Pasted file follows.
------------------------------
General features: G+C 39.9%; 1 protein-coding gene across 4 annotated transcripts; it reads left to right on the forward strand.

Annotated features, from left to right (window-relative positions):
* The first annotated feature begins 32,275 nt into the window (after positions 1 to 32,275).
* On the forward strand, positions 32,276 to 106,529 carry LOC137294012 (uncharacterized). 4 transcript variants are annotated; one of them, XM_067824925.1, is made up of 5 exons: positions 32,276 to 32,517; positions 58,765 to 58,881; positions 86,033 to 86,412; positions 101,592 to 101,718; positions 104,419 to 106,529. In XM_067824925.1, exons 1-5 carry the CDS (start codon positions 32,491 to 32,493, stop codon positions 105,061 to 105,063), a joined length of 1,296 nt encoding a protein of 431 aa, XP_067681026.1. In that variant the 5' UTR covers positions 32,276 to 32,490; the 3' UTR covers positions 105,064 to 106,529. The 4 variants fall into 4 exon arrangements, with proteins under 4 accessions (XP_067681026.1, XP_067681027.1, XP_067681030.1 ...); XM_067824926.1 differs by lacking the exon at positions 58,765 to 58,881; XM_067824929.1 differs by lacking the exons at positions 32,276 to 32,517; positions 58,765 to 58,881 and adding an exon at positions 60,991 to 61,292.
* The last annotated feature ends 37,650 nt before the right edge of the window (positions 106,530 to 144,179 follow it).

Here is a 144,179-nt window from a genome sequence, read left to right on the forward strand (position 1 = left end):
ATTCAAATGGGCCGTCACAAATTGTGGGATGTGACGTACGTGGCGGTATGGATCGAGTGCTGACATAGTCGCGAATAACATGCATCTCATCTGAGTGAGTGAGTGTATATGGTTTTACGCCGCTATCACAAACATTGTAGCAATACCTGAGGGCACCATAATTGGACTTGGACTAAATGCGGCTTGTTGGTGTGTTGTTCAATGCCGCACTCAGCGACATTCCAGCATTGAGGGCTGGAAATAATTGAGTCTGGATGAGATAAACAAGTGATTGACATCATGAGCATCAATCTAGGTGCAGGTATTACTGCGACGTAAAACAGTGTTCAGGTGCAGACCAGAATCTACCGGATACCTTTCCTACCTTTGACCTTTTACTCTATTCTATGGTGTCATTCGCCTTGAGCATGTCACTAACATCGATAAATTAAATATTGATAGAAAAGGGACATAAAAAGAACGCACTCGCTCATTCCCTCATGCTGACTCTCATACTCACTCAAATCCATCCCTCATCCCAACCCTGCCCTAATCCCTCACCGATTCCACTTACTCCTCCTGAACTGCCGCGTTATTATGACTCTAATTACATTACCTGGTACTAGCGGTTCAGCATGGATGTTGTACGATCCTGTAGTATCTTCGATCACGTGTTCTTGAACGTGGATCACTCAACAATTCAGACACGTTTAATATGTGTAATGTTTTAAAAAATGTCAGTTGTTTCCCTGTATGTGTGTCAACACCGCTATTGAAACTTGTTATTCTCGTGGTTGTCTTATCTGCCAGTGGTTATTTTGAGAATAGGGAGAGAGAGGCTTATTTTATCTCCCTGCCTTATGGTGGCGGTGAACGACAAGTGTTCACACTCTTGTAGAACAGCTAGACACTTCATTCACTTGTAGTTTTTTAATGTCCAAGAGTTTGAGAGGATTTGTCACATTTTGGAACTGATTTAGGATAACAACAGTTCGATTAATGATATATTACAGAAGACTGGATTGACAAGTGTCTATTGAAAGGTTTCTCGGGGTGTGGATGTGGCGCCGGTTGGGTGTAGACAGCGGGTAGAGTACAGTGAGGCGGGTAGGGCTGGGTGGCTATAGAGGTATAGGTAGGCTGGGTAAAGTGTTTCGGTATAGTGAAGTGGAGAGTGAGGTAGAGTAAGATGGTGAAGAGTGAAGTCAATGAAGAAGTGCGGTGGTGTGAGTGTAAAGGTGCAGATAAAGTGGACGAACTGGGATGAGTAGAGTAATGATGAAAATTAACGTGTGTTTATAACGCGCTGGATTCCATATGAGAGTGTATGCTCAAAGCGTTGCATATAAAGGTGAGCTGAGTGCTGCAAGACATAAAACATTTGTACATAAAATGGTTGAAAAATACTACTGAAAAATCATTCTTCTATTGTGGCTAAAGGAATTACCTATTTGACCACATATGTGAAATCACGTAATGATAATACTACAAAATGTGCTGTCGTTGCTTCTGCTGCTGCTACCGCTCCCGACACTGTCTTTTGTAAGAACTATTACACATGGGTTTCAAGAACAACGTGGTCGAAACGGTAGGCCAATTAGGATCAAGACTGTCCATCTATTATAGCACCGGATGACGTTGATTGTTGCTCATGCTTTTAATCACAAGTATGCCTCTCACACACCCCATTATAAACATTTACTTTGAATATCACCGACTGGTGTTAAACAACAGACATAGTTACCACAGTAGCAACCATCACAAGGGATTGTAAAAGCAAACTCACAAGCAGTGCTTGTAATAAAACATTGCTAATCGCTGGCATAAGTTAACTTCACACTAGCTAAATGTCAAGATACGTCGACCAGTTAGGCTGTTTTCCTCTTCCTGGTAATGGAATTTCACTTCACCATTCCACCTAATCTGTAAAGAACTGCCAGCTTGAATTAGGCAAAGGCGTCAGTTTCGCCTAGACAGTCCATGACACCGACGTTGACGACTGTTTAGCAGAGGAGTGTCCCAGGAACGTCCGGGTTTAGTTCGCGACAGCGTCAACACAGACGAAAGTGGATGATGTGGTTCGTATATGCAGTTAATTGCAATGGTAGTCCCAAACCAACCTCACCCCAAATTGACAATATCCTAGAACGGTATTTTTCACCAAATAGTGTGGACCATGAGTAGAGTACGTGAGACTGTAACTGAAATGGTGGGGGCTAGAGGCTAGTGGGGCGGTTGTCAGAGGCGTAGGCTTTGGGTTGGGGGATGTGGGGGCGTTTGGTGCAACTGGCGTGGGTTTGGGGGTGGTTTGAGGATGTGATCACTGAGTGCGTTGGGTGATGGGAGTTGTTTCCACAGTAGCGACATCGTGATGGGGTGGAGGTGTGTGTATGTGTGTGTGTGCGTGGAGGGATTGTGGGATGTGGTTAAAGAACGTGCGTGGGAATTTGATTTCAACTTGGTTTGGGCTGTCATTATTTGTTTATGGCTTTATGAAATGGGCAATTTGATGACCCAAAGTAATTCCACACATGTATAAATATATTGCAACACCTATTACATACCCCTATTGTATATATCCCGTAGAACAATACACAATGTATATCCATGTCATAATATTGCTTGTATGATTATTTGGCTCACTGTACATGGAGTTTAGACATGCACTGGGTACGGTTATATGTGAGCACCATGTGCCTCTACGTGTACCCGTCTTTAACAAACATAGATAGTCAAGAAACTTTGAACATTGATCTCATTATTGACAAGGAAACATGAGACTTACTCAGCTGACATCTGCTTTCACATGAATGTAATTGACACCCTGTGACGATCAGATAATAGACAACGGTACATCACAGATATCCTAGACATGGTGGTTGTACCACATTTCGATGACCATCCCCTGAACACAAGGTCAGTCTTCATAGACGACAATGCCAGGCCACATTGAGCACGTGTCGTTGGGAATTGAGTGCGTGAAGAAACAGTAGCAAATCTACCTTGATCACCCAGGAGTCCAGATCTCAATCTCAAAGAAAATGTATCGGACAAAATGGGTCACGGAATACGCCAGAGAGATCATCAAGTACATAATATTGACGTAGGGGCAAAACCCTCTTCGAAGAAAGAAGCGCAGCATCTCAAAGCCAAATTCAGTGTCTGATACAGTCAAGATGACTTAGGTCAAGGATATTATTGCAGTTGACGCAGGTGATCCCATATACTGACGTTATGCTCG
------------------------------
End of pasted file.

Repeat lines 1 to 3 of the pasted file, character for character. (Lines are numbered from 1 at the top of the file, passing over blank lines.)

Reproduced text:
General features: G+C 39.9%; 1 protein-coding gene across 4 annotated transcripts; it reads left to right on the forward strand.

Annotated features, from left to right (window-relative positions):
* The first annotated feature begins 32,275 nt into the window (after positions 1 to 32,275).